© Bloomberg. The European Central Bank (ECB) headquarters beyond containers at the Deutsche Bahn AG freight terminal in Frankfurt, Germany, on Monday, May 23, 2022. While ECB policy makers have increasingly coalesced around the prospect of a first hike at their July 21 meeting in recent weeks, they have barely mentioned the possibility of a more aggressive half-point move such as the US Federal Reserve delivered this month.
(Bloomberg) — Bond-buying under any new anti-crisis tool from the European Central Bank would probably involve selling other securities so purchases don’t upset efforts to curb record inflation, according to people familiar with the matter.
Policy makers are determined to neutralize any interventions in debt markets so they don’t exacerbate upward price pressures, said the people, who asked not to be identified because the discussions are private.
Officials want work on the new instrument — which will continue for some time and may see the design shift — to conclude in time for their July 20-21 policy meeting, when interest rates are set to be raised by a quarter-point, they said.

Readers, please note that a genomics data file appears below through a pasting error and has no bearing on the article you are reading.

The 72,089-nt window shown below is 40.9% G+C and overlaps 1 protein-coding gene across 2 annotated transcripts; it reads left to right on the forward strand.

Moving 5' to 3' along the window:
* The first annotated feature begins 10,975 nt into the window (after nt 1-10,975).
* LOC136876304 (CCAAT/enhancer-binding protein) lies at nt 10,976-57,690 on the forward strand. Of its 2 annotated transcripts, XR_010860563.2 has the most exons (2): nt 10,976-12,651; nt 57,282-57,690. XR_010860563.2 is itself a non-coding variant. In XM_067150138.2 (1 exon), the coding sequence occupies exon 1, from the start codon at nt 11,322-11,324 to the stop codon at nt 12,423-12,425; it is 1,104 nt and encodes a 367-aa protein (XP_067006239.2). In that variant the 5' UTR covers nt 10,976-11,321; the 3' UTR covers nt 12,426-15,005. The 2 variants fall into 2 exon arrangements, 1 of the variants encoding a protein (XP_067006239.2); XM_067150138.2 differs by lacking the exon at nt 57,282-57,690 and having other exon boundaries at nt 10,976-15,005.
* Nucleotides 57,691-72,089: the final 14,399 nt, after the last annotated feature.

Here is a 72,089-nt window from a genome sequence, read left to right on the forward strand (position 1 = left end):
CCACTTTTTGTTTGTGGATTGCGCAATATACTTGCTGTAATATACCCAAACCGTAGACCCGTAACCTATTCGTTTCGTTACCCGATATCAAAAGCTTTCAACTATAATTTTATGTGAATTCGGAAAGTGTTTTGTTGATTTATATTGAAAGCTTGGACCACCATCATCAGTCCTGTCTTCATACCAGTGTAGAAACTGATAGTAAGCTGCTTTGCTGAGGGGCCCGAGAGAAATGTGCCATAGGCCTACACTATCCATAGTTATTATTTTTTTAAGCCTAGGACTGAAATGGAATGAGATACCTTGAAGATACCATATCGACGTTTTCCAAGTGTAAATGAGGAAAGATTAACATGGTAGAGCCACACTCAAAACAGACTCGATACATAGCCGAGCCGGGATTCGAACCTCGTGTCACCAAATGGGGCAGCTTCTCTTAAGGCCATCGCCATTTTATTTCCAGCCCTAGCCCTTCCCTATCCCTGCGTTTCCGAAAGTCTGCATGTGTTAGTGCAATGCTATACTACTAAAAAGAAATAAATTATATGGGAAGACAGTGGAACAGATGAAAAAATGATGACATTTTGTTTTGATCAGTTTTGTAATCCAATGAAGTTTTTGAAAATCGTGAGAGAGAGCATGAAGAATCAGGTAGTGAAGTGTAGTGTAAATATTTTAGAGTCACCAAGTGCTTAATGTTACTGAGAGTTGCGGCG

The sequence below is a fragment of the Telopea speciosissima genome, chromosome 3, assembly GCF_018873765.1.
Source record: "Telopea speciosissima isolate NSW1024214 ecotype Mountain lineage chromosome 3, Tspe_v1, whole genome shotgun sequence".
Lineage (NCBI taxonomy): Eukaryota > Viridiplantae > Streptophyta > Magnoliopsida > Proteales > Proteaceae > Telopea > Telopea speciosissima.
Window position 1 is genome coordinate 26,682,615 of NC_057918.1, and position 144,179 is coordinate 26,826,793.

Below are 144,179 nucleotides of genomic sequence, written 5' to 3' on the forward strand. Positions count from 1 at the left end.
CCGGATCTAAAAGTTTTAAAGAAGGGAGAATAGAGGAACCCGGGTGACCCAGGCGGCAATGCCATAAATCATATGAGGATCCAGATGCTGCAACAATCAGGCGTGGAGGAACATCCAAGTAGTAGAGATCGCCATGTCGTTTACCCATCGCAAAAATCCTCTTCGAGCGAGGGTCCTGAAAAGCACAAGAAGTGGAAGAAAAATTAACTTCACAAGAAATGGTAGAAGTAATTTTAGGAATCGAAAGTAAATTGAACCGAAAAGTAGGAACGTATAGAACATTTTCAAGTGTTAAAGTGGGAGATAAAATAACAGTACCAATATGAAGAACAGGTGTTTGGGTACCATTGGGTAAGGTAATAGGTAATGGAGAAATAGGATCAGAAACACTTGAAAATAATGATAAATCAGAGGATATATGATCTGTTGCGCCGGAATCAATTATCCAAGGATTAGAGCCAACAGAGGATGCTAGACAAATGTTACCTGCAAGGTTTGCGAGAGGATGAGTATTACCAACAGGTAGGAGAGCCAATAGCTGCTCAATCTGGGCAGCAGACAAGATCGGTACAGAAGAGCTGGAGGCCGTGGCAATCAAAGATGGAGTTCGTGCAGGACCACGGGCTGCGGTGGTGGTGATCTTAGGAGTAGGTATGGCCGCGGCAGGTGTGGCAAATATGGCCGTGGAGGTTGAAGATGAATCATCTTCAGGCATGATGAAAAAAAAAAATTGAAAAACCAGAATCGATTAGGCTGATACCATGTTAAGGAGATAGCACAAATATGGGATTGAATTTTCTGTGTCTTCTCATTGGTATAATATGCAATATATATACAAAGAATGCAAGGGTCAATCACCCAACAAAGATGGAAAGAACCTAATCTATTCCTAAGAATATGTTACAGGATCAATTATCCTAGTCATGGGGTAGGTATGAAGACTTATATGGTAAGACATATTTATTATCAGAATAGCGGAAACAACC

Countries that benefit from if would have to meet certain conditions to avoid concerns the ECB is financing governments outright.
An ECB spokesperson declined to comment.
Italian bonds pared declines, leaving the 10-year yield 10 basis points higher at 3.92%, compared to as high as 4% earlier.
An emergency meeting Wednesday of the ECB’s Governing Council sped up work on the new instrument after a selloff in Italian government debt stirred memories of Europe’s sovereign-debt crisis. While the renewed push to tackle so-called fragmentation calmed markets somewhat, it’s fueled expectations of a concrete announcement in the coming weeks.
The ECB also reiterated that it will use reinvestments of maturing debt from its pandemic-era asset-purchase program, known as PEPP, more flexibly.
The ECB estimates that about 17 billion euros ($17.7 billion) of bonds expire each month — 12 billion euros of which are in core countries, the people said. Redirecting that money to struggling markets creates a defense that may ease stress for now, they said.
Flexibility may also involve front-loading reinvestments — meaning the ECB could buy new bonds before older securities mature, the people said.
(Updates with market reaction in sixth paragraph.)
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ECB Likely to Offset Bond-Buying Under New Anti-Crisis Tool